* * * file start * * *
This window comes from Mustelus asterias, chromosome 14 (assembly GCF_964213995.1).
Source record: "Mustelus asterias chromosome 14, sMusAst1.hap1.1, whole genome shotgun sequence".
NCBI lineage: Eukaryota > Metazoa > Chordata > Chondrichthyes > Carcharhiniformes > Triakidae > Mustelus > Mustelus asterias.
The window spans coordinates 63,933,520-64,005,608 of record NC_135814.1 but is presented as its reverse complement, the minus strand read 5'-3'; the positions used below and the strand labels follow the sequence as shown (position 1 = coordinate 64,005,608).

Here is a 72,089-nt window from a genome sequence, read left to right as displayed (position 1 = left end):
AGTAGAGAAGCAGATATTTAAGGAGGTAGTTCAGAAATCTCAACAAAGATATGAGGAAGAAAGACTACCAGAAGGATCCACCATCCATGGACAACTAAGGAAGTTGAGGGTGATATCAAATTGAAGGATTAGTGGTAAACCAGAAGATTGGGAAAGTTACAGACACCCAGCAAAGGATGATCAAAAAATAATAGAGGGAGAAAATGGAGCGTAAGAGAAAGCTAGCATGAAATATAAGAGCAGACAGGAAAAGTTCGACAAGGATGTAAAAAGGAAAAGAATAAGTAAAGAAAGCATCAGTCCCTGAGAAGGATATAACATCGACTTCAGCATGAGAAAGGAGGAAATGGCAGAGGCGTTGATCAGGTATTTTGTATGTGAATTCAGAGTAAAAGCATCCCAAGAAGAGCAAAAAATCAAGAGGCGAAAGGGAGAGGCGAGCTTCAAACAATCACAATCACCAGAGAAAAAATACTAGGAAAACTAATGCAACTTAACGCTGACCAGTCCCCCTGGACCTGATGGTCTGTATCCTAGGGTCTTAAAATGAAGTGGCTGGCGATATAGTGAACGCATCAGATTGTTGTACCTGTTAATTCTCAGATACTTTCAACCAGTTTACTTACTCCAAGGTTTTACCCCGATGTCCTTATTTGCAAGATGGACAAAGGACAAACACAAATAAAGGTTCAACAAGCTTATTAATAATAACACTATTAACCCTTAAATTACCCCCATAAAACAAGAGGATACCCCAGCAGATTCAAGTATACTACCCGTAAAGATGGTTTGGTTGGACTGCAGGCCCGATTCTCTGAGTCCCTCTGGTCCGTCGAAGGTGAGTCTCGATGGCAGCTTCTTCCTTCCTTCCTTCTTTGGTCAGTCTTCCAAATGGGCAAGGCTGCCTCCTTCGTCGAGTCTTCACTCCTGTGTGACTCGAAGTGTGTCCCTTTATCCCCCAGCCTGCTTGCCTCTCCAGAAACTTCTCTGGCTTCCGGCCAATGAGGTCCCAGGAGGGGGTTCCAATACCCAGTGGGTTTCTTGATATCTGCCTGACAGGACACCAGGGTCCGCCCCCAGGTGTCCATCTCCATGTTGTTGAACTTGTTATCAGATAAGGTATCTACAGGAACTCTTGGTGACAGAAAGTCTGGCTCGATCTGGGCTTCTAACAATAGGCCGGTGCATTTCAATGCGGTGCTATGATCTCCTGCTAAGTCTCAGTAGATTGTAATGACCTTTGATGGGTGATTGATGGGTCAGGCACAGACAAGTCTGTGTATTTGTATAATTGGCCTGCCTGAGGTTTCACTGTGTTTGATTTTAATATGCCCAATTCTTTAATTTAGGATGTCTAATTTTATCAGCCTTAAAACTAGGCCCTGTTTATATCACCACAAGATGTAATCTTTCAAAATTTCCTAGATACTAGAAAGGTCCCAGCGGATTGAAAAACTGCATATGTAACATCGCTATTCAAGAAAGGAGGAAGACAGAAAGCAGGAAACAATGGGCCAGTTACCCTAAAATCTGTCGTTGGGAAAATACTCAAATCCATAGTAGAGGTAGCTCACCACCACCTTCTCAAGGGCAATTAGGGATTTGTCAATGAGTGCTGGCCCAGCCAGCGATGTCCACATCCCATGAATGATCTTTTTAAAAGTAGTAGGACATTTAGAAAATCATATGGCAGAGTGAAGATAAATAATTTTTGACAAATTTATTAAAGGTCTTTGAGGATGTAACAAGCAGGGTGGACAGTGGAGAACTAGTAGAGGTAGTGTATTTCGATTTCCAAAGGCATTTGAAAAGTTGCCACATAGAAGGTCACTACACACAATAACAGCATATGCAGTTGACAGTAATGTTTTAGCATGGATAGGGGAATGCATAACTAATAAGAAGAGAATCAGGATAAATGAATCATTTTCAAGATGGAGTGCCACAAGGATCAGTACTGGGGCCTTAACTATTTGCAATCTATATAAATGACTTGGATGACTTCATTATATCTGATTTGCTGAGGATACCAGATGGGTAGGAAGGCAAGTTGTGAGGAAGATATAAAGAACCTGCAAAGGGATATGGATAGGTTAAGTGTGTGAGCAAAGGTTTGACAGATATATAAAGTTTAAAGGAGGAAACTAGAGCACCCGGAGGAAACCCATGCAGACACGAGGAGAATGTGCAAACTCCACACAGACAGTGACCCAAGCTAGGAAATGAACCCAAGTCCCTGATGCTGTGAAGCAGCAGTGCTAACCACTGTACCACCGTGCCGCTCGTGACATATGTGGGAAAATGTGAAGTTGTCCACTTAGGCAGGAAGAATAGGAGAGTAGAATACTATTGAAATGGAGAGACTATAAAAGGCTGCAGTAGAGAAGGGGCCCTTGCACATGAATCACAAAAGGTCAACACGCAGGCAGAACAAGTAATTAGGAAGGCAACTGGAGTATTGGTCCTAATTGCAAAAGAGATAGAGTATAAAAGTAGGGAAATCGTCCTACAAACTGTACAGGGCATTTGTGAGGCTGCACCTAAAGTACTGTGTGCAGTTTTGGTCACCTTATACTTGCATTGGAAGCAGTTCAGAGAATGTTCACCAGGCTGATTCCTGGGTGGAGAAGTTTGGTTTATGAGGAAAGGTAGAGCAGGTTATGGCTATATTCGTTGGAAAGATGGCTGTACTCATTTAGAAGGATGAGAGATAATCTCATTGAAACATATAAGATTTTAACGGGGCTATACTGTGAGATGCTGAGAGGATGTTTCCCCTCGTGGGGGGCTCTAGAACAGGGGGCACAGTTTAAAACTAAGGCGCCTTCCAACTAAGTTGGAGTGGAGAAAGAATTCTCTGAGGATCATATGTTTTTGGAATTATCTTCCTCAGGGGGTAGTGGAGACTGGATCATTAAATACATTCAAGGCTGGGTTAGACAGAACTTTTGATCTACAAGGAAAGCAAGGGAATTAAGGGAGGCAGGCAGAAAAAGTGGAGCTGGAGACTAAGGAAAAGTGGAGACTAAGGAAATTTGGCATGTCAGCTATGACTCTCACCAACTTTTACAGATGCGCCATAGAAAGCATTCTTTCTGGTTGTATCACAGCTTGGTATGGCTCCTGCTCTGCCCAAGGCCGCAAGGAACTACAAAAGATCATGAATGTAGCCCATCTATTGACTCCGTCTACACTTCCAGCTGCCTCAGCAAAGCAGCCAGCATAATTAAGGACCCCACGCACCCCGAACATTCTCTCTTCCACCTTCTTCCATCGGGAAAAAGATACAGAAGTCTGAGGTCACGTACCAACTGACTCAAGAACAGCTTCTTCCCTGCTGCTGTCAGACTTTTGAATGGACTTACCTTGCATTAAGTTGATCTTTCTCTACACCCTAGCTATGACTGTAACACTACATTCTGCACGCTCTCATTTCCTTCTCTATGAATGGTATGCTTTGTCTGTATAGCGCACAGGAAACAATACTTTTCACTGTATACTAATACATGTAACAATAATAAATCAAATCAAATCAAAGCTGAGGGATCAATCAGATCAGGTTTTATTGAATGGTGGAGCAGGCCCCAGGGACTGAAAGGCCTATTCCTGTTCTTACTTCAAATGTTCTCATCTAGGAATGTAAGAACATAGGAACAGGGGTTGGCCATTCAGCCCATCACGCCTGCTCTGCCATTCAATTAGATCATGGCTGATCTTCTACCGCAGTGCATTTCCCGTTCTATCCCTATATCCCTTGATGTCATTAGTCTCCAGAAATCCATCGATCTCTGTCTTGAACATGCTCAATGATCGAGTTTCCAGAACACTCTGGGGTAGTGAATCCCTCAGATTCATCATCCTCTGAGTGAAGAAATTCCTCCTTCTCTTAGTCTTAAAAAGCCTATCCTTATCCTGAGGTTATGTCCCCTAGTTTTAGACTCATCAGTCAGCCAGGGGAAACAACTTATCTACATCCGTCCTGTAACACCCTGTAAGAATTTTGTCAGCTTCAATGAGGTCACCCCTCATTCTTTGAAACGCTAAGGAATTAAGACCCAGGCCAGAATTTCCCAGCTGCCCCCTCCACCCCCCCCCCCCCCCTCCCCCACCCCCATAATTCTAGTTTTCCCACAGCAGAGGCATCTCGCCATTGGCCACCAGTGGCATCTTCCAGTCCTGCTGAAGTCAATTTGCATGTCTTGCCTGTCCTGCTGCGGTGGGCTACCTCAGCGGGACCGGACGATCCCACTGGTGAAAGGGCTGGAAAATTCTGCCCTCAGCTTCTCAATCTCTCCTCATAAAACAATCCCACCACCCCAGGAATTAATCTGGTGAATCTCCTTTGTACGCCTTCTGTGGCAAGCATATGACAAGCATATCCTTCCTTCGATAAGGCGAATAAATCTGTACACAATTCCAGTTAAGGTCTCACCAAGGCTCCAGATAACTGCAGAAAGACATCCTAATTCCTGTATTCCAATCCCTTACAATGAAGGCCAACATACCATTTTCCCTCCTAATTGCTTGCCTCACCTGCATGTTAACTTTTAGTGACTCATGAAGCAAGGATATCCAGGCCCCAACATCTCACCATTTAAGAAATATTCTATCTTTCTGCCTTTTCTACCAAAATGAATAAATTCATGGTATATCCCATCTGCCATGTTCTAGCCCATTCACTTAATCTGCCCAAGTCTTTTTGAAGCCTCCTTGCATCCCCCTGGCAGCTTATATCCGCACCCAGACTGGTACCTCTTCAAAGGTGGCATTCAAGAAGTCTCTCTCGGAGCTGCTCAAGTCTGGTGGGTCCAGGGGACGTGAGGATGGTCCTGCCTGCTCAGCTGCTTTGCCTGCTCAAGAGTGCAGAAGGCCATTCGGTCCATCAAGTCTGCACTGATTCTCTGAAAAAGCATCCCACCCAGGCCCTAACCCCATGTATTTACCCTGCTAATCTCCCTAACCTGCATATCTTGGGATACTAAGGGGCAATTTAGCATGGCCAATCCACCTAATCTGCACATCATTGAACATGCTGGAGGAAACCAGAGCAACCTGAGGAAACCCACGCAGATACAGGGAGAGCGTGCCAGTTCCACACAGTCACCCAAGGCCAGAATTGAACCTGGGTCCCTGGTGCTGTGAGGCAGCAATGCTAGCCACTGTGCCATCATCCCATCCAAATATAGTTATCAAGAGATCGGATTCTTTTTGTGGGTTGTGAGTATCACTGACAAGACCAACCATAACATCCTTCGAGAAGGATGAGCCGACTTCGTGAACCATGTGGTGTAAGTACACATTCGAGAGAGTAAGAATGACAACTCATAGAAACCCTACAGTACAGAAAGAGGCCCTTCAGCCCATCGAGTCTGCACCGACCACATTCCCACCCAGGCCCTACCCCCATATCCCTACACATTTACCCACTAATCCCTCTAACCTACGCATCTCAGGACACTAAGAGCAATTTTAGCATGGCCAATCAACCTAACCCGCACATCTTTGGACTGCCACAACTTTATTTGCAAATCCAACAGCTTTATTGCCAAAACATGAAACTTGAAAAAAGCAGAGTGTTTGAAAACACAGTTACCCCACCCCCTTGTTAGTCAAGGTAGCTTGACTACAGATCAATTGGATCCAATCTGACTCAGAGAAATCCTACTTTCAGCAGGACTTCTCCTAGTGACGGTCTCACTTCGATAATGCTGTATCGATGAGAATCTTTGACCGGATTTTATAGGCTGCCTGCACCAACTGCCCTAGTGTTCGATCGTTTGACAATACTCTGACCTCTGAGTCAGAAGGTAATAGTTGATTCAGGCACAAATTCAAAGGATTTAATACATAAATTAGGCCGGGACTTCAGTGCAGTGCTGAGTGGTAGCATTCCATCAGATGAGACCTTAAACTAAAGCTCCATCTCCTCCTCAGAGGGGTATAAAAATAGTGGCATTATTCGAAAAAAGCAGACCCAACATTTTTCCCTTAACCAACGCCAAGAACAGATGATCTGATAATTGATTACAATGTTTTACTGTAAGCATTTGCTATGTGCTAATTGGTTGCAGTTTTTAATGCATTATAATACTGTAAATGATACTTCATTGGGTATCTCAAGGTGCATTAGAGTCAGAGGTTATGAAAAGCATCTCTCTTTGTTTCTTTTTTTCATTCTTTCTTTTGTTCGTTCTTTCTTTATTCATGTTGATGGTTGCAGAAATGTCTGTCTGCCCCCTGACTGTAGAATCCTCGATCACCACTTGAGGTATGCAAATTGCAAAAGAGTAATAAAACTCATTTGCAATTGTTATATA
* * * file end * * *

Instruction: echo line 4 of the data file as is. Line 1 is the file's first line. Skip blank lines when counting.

The window spans coordinates 63,933,520-64,005,608 of record NC_135814.1 but is presented as its reverse complement, the minus strand read 5'-3'; the positions used below and the strand labels follow the sequence as shown (position 1 = coordinate 64,005,608).